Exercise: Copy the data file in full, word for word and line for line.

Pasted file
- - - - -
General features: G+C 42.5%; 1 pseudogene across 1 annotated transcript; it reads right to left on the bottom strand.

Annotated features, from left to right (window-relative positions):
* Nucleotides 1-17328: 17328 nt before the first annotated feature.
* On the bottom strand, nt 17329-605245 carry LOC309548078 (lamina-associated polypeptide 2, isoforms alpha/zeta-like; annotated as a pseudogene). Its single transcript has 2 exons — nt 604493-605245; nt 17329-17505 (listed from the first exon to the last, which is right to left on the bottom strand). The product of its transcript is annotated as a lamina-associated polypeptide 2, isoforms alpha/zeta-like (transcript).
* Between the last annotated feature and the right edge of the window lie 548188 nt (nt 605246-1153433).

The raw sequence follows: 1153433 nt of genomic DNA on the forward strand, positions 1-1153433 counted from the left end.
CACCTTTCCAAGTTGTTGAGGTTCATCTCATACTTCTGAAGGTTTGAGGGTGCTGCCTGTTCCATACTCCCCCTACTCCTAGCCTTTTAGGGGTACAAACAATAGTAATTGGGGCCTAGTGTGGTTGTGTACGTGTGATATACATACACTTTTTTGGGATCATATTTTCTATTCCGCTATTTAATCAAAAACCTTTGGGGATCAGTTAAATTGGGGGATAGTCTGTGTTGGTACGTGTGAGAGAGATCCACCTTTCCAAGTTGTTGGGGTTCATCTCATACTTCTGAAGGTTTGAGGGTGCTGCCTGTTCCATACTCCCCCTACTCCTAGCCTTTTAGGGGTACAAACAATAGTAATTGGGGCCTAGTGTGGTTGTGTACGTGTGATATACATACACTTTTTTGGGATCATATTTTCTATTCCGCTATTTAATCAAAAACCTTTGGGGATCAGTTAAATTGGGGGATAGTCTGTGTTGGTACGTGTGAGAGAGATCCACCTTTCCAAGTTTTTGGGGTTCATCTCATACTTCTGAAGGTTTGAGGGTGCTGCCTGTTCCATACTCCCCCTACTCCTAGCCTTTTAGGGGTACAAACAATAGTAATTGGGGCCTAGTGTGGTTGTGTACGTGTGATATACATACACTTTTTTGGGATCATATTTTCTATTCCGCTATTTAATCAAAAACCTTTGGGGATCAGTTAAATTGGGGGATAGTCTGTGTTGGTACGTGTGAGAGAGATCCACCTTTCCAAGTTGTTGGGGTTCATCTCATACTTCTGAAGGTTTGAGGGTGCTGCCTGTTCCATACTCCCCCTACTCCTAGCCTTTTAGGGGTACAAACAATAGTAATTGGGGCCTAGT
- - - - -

General features: G+C 42.5%; 1 pseudogene across 1 annotated transcript; it reads right to left on the bottom strand.

Annotated features, from left to right (window-relative positions):
* Nucleotides 1-17328: 17328 nt before the first annotated feature.
* On the bottom strand, nt 17329-605245 carry LOC309548078 (lamina-associated polypeptide 2, isoforms alpha/zeta-like; annotated as a pseudogene). Its single transcript has 2 exons — nt 604493-605245; nt 17329-17505 (listed from the first exon to the last, which is right to left on the bottom strand). The product of its transcript is annotated as a lamina-associated polypeptide 2, isoforms alpha/zeta-like (transcript).
* Between the last annotated feature and the right edge of the window lie 548188 nt (nt 605246-1153433).

The raw sequence follows: 1153433 nt of genomic DNA on the forward strand, positions 1-1153433 counted from the left end.
CACCTTTCCAAGTTGTTGAGGTTCATCTCATACTTCTGAAGGTTTGAGGGTGCTGCCTGTTCCATACTCCCCCTACTCCTAGCCTTTTAGGGGTACAAACAATAGTAATTGGGGCCTAGTGTGGTTGTGTACGTGTGATATACATACACTTTTTTGGGATCATATTTTCTATTCCGCTATTTAATCAAAAACCTTTGGGGATCAGTTAAATTGGGGGATAGTCTGTGTTGGTACGTGTGAGAGAGATCCACCTTTCCAAGTTGTTGGGGTTCATCTCATACTTCTGAAGGTTTGAGGGTGCTGCCTGTTCCATACTCCCCCTACTCCTAGCCTTTTAGGGGTACAAACAATAGTAATTGGGGCCTAGTGTGGTTGTGTACGTGTGATATACATACACTTTTTTGGGATCATATTTTCTATTCCGCTATTTAATCAAAAACCTTTGGGGATCAGTTAAATTGGGGGATAGTCTGTGTTGGTACGTGTGAGAGAGATCCACCTTTCCAAGTTTTTGGGGTTCATCTCATACTTCTGAAGGTTTGAGGGTGCTGCCTGTTCCATACTCCCCCTACTCCTAGCCTTTTAGGGGTACAAACAATAGTAATTGGGGCCTAGTGTGGTTGTGTACGTGTGATATACATACACTTTTTTGGGATCATATTTTCTATTCCGCTATTTAATCAAAAACCTTTGGGGATCAGTTAAATTGGGGGATAGTCTGTGTTGGTACGTGTGAGAGAGATCCACCTTTCCAAGTTGTTGGGGTTCATCTCATACTTCTGAAGGTTTGAGGGTGCTGCCTGTTCCATACTCCCCCTACTCCTAGCCTTTTAGGGGTACAAACAATAGTAATTGGGGCCTAGT